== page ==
Latin names: Thunnus alalunga
Common Names: Tuna
Wild Caught - Australia
- Commonwealth Eastern Tuna and Billfish Fishery (708t 2012)
- Commonwealth Western Tuna and Billfish Fishery (14t 2012)
Albacore tuna is a highly migratory species, fished throughout its range in the Pacific, Indian and Atlantic Oceans and in the Mediterranean Sea. The amber 'Eat Less' ranking is the result of an assessment of the Australian fisheries that catch albacore tuna.
The stock structure of albacore tuna is complicated, as there are a number of different stocks in the Pacific and Indian Oceans that are targeted by a range of different countries. Scientists have assessed that the stocks of albacore tuna taken in Australian managed fisheries operating on the eastern and western coastlines are healthy.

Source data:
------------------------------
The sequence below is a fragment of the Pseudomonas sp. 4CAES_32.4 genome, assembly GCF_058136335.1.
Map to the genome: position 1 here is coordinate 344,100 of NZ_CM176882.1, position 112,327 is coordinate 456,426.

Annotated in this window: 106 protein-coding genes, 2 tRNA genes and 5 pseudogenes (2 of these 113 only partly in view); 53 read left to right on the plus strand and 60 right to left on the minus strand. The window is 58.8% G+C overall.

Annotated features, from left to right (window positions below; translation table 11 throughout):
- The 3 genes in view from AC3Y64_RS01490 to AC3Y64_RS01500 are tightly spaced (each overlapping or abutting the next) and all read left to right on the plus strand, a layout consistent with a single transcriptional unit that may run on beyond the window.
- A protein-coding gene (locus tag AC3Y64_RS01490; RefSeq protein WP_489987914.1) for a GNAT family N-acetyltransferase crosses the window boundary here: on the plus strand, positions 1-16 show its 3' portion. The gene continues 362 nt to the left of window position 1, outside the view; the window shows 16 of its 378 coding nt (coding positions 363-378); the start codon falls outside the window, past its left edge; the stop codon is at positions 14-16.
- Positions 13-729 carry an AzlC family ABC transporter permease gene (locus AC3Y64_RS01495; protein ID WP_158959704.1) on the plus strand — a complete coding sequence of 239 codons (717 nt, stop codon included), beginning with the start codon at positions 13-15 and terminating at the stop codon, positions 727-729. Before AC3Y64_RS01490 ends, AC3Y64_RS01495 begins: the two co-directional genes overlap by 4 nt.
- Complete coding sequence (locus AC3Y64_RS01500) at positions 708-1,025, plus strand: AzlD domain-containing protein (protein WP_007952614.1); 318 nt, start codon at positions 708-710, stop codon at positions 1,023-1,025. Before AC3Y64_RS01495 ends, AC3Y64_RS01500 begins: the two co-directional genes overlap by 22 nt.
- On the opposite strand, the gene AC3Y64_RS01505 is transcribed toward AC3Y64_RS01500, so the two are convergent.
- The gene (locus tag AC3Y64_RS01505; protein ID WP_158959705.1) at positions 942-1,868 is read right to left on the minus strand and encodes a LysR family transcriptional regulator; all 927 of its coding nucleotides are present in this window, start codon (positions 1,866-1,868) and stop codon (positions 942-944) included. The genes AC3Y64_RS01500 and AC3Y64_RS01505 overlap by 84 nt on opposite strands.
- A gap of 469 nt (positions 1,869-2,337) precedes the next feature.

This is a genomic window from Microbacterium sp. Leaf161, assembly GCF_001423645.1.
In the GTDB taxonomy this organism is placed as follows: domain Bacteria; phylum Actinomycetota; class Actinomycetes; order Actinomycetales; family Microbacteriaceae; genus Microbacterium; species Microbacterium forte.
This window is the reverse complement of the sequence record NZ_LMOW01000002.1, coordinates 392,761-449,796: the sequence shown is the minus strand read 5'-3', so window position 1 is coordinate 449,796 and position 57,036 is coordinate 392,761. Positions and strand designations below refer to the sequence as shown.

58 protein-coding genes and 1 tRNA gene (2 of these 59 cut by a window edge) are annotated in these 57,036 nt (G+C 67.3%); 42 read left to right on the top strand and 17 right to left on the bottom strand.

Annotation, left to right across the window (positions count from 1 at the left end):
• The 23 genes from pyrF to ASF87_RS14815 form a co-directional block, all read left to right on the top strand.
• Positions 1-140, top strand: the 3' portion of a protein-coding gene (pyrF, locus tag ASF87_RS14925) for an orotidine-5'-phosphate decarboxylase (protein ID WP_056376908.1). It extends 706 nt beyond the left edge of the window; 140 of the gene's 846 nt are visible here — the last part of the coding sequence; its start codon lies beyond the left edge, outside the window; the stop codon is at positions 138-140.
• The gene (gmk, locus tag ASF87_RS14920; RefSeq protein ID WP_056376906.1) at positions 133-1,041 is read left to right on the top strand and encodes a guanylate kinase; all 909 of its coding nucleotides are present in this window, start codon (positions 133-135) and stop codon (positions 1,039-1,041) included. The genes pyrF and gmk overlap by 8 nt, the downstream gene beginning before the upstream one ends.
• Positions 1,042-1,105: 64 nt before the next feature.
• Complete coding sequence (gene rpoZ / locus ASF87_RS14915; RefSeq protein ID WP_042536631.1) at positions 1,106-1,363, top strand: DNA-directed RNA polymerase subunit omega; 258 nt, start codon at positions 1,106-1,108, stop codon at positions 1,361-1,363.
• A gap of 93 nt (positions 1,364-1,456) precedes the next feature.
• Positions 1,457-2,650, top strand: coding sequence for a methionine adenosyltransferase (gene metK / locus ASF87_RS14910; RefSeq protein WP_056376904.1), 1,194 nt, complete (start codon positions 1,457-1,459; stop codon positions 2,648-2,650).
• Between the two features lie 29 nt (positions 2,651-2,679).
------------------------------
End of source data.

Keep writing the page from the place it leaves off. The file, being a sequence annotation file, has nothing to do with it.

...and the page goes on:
Albacore tuna are caught using longlines in Australian waters. Threatened species not necessary targeted but caught incidentally on the longlines include shortfin mako sharks and green turtles. The available research indicates that the bycatch of sharks is not likely to be resulting in declines to the populations of these species based on stable catch records from the fishery (this measure is commonly used by fisheries scientists as a measure of whether the abundance of a species is declining). However, there is a need for better understanding of many shark species populations.
Management actions to reduce the impact of fishing on vulnerable marine wildlife include limits on the amount of sharks that can be kept for sale and modifications to fishing gear to allow larger sharks to break free. Turtles are often released alive.